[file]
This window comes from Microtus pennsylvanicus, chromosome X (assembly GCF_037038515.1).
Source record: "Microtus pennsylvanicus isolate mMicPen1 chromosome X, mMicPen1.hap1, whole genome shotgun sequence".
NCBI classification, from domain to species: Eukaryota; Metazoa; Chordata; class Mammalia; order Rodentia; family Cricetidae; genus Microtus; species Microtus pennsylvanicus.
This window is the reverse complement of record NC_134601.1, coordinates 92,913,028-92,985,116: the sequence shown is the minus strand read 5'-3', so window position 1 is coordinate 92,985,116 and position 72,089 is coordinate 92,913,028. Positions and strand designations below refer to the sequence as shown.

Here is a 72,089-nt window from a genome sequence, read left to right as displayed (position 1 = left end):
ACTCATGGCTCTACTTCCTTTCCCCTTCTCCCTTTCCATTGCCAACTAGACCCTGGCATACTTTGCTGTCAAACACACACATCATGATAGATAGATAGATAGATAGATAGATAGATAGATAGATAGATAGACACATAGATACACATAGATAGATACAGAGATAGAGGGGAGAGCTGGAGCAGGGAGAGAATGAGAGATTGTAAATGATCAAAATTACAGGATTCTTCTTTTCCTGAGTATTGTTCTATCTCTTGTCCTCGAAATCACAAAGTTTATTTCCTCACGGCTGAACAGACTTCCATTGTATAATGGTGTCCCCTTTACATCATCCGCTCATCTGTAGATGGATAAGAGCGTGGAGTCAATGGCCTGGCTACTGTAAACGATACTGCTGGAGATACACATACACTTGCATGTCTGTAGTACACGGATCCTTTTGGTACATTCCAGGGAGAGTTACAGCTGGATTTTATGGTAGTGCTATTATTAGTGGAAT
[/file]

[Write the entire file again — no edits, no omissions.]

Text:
This window comes from Microtus pennsylvanicus, chromosome X (assembly GCF_037038515.1).
Source record: "Microtus pennsylvanicus isolate mMicPen1 chromosome X, mMicPen1.hap1, whole genome shotgun sequence".
NCBI classification, from domain to species: Eukaryota; Metazoa; Chordata; class Mammalia; order Rodentia; family Cricetidae; genus Microtus; species Microtus pennsylvanicus.
This window is the reverse complement of record NC_134601.1, coordinates 92,913,028-92,985,116: the sequence shown is the minus strand read 5'-3', so window position 1 is coordinate 92,985,116 and position 72,089 is coordinate 92,913,028. Positions and strand designations below refer to the sequence as shown.

Here is a 72,089-nt window from a genome sequence, read left to right as displayed (position 1 = left end):
ACTCATGGCTCTACTTCCTTTCCCCTTCTCCCTTTCCATTGCCAACTAGACCCTGGCATACTTTGCTGTCAAACACACACATCATGATAGATAGATAGATAGATAGATAGATAGATAGATAGATAGATAGACACATAGATACACATAGATAGATACAGAGATAGAGGGGAGAGCTGGAGCAGGGAGAGAATGAGAGATTGTAAATGATCAAAATTACAGGATTCTTCTTTTCCTGAGTATTGTTCTATCTCTTGTCCTCGAAATCACAAAGTTTATTTCCTCACGGCTGAACAGACTTCCATTGTATAATGGTGTCCCCTTTACATCATCCGCTCATCTGTAGATGGATAAGAGCGTGGAGTCAATGGCCTGGCTACTGTAAACGATACTGCTGGAGATACACATACACTTGCATGTCTGTAGTACACGGATCCTTTTGGTACATTCCAGGGAGAGTTACAGCTGGATTTTATGGTAGTGCTATTATTAGTGGAAT